5 years ago

Rifaximin treatment is associated with reduced risk of cirrhotic complications and prolonged overall survival in patients experiencing hepatic encephalopathy

J.-H. Yoon, E. J. Cho, J. Y. Nam, J.-H. Lee, Y. B. Lee, J.-J. Yoo, H. Cho, S. H. Kang, Y. J. Kim, Y. Chang, S. K. Baik, M. Y. Kim, S. J. Yu, Y. Y. Cho
Background Rifaximin might decrease the risk of portal hypertension-related complications by controlling small intestinal bacterial overgrowth. Aim To evaluate whether rifaximin was associated with the risk of death and cirrhotic complications. Methods We conducted a retrospective study that included 1042 patients experiencing hepatic encephalopathy (HE): 421 patients without hepatocellular carcinoma (HCC; the non-HCC cohort) and 621 patients with HCC (the HCC cohort). The primary endpoint was overall survival and secondary endpoints were recurrence of HE and the development of spontaneous bacterial peritonitis (SBP), hepatorenal syndrome (HRS) and variceal bleeding. Results In the non-HCC cohort, 145 patients received rifaximin plus lactulose (the rifaximin group) and 276 patients received lactulose alone (the control group). The multivariate analysis revealed that rifaximin was significantly associated with lower risk of death (adjusted hazard ratio [aHR], 0.697; P = .024) and reduced the risk of recurrent HE (aHR, 0.452; P < .001), SBP (aHR, 0.210; P < .001) and variceal bleeding (aHR, 0.425; P = .011) but not HRS (aHR, 0.598; P = .08). In the HCC cohort, 173 patients received rifaximin plus lactulose and 448 patients received lactulose. Rifaximin was not associated with the risk of death (aHR, 1.177; P = .121). Rifaximin was associated with lower risk of SBP (aHR, 0.323; P < .001) but not with variceal bleeding (aHR, 0.660; P = .104) or recurrent HE (aHR, 0.689; P = .057). The risk of Clostridium difficile-associated diarrhoea was not different between the groups (aHR, 0.028; P = .338). Conclusions In patients without HCC, rifaximin treatment was significantly associated with prolonged overall survival and reduced risks of spontaneous bacterial peritonitis, variceal bleeding and recurrent hepatic encephalopathy.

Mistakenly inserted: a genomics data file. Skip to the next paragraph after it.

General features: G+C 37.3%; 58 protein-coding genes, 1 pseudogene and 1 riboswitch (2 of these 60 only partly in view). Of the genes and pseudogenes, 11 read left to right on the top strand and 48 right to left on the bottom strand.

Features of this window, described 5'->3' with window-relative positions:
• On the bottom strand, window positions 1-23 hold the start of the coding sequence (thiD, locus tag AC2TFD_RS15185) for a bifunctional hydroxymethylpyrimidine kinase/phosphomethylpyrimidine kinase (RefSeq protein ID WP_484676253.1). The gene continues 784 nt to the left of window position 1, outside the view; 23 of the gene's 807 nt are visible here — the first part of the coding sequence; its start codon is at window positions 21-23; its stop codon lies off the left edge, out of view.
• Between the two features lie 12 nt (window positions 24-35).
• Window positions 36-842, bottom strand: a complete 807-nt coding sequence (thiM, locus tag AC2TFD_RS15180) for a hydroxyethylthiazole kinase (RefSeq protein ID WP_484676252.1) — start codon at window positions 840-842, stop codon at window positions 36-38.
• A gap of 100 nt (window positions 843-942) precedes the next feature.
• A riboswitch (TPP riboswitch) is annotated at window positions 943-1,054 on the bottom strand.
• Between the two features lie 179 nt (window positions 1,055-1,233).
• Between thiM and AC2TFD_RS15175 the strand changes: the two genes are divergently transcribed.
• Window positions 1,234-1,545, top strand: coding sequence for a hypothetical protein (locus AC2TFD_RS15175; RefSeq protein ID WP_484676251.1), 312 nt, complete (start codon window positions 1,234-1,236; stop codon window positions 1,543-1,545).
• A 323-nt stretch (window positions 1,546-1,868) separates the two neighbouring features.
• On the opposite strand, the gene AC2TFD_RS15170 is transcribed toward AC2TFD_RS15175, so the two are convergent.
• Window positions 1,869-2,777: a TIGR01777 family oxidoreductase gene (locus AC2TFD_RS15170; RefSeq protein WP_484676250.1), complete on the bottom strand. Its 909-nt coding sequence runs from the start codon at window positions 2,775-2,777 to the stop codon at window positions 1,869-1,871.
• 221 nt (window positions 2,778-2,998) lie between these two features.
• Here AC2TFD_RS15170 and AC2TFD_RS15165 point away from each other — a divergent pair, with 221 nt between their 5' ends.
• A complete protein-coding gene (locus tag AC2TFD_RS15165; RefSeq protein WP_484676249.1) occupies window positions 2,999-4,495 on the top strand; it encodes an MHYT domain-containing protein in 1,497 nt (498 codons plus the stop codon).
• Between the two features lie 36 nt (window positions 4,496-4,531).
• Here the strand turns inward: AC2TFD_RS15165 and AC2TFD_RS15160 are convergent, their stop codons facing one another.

Publisher URL: http://onlinelibrary.wiley.com/resolve/doi

DOI: 10.1111/apt.14275

You might also like
Discover & Discuss Important Research

Keeping up-to-date with research can feel impossible, with papers being published faster than you'll ever be able to read them. That's where Researcher comes in: we're simplifying discovery and making important discussions happen. With over 19,000 sources, including peer-reviewed journals, preprints, blogs, universities, podcasts and Live events across 10 research areas, you'll never miss what's important to you. It's like social media, but better. Oh, and we should mention - it's free.

  • Download from Google Play
  • Download from App Store
  • Download from AppInChina

Researcher displays publicly available abstracts and doesn’t host any full article content. If the content is open access, we will direct clicks from the abstracts to the publisher website and display the PDF copy on our platform. Clicks to view the full text will be directed to the publisher website, where only users with subscriptions or access through their institution are able to view the full article.